This volume of essays provides a critical foray into the methods used to construct narratives which foreground antiheroines, a trope which has become increasingly popular within literary media, film, and television. Antiheroine characters engage constructions of motherhood, womanhood, femininity, and selfhood as mediated by the structures that socially prescribe boundaries of gender, sex, and sexuality. Within this collection, scholars of literary, cultural, media, and gender studies address the complications of representing agency, autonomy, and self-determination within narrative texts complicated by age, class, race, sexuality, and a spectrum of privilege that reflects the complexities of scripting women on and off screen, within and beyond the page. This collection offers perspectives on the alternate narratives engendered through the motivations, actions, and agendas of the antiheroine, while engaging with the discourses of how such narratives are employed both as potentially feminist interventions and critiques of access, hierarchy, and power.
Melanie Haas is chair of the Department of Humanities and Social Sciences at Southeast Arkansas College and is completing her PhD in Rhetoric at Texas Woman’s University.
N.A. Pierce is completing her PhD in English Literature at Old Dominion University.
Gretchen Busl is associate professor and graduate program coordinator in the Department of English, Speech, and Foreign Languages at Texas Woman's University.
Part I: Making a Mess of Motherhood
1.From “Basic Bitch” to “Boss Bitch”: Morality & Motherhood in NBC’s Good Girls – Henriette-Juliane Seeliger and Tiara Sukhan
2.Challenging Cultural Attitudes to Maternal Ambivalence through Antiheroines in The Americans and Homeland – Brenda Boudreau
3.Tracking the Relationships between Post-feminism, Representations of Ageing Women, and the Rise of Popular Misogyny as Portrayed in FX’s Sons of Anarchy (2008-2014) – Lucinda Rasmussen
4.“As Bad as Him”: Reframing Skyler White as the Overlooked Antiheroine – Melanie Piper
Part II: Women to Watch (Out For)
5.The Other’s Hero: The Importance of Annalise Keating and Olivia Pope as Black Antiheroines – Melanie Haas
6.Where the Streets Have No Shame: Queen Cersei Lannister’s Journey to Alternative Patriarchy – Louise Coopey
7.Killing Eve and the Necessity of the Female Villain du Jour – Kathleen Waites
Part III: Crazy is a Sexist Word
8.Rewriting the Psycho Bitch: Exploring the Psychological Complexity of the Antiheroine in Contemporary Domestic Noir Fiction – Liz Evans
9.“Maybe She’s Not Such a Heinous Bitch After All”: Representations of the Antiheroine in Crazy Ex-Girlfriend – Stephanie Salerno
10.The Antiheroine and the Representation of PTSD: The Case of Jessica Jones – Anja Meyer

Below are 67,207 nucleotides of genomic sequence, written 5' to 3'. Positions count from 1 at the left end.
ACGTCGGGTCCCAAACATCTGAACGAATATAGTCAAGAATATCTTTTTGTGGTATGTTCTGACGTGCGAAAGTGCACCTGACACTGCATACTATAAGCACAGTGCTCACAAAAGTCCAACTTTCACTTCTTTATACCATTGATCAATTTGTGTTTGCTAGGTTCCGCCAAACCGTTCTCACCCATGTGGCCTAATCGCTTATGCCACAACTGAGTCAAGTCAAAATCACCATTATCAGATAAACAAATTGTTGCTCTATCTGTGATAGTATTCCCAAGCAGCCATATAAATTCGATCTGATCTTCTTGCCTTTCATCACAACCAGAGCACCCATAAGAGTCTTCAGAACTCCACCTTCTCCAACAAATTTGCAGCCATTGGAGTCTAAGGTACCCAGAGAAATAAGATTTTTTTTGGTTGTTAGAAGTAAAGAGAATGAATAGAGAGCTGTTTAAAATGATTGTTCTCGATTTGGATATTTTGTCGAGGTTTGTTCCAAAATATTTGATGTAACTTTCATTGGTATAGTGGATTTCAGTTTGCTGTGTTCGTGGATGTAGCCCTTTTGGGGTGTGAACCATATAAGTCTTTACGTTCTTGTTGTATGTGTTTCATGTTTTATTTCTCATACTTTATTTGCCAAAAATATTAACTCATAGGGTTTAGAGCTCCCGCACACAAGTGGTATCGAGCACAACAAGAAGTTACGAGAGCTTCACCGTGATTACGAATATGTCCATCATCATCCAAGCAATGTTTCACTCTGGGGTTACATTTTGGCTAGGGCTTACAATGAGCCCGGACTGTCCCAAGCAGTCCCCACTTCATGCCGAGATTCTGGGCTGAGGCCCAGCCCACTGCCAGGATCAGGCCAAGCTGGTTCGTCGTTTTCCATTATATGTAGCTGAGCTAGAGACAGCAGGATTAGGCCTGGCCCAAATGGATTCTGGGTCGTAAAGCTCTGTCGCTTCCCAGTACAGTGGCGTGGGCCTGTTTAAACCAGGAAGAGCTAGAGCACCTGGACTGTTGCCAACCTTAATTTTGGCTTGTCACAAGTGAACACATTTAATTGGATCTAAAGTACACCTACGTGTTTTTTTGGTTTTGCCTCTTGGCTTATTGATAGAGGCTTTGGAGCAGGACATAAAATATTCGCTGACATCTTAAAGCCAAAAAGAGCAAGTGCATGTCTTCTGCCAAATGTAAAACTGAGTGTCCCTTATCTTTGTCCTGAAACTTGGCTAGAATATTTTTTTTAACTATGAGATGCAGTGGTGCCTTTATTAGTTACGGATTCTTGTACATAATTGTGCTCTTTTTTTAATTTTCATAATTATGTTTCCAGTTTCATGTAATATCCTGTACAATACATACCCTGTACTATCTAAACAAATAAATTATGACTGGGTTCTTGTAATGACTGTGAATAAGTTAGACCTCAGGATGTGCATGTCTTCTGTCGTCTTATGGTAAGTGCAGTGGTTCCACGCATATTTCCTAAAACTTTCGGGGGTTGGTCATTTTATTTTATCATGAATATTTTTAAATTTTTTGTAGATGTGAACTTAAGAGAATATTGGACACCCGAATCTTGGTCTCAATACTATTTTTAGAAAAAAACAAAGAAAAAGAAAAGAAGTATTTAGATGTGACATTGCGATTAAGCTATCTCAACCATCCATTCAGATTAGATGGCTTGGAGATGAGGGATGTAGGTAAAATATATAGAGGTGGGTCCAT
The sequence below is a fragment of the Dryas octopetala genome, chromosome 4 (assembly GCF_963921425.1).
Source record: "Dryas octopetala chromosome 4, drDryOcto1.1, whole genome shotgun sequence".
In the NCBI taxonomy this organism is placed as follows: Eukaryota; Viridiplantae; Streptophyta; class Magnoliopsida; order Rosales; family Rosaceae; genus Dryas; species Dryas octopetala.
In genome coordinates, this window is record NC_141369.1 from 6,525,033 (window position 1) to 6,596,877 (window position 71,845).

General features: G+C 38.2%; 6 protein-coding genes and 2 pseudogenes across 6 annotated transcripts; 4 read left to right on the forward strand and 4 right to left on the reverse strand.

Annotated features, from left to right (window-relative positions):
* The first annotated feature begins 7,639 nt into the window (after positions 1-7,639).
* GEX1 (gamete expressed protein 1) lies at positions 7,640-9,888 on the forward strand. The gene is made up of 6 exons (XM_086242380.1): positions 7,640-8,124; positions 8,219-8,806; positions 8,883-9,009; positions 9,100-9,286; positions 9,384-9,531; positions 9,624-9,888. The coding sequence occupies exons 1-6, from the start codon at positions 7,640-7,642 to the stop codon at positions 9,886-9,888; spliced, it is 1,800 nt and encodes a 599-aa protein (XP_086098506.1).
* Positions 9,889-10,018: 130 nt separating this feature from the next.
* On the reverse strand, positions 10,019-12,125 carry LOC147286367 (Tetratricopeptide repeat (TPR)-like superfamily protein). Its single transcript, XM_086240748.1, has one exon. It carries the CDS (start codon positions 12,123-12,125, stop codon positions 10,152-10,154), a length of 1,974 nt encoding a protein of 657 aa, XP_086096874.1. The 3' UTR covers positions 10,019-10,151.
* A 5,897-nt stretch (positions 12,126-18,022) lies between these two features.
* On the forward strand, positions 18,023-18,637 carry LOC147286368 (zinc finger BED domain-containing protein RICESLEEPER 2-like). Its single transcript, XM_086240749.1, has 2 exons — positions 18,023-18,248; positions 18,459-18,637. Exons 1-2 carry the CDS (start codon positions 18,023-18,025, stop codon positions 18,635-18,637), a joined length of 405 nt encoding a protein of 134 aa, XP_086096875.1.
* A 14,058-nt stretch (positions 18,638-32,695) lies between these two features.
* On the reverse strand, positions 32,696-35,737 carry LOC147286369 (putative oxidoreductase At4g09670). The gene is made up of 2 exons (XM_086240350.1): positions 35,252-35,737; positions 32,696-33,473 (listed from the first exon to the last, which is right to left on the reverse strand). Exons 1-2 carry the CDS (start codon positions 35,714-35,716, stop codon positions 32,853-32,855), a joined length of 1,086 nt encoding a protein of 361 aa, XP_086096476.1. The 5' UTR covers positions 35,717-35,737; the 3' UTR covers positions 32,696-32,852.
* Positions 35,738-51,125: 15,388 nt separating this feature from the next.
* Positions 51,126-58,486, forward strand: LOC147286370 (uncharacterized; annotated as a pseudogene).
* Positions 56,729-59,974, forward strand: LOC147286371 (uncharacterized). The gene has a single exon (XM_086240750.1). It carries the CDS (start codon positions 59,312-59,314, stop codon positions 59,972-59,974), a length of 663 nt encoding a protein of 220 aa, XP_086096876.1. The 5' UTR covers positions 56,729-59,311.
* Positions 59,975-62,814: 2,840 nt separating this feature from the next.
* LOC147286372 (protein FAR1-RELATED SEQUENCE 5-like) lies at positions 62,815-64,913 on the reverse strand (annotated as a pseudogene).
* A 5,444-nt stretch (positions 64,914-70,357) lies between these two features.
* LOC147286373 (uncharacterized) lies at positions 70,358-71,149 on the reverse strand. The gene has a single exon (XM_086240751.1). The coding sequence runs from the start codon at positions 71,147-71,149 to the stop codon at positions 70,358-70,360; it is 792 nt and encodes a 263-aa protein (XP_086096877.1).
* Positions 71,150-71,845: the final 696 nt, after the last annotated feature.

11.“Small-breasted Psycho”: Debunking the Female Psychopath in Killing Eve – Siobhan Lyons
About the Editors and Contributors
Focusing on the proliferation and variety of female antiheroines in contemporary media, Antiheroines of Contemporary Media offers an incredibly rich array of essays on the ways this new character has appeared in recent television and what it says about our current assumptions of women who deviate from traditional norms. With a sharp eye for detail and new ways of thinking about these characters, the essays in this volume together provide an excellent introduction as well about how creatives in the television industry have brought to life these women for their viewers and what it says about the diversity and increasing political impact of these new images in contemporary culture.
A welcome addition to the flourishing body of scholarship on the television antiheroines, this collection brings together contributions that provide fresh insights and fine explorations into the emerging, in contemporary television storytelling, of female figures that defiantly stand against normative visions of womanhood. An interesting and recommendable reading, the book offers and stimulates analyses and reflections on changing television's politics of gender representation.
Haas, Pierce, and Busl’s collection on antiheroines provides a fine contribution to the body of pop-culture scholarship concerned with women who resist, refuse, and rebel. The essays, primarily focused on contemporary TV series, are both up-to-the-minute and timeless. The shows themselves might disappear from the cultural scene, but the issues examined here of women’s place and power, sexuality and survival, will continue to inspire reflection and change.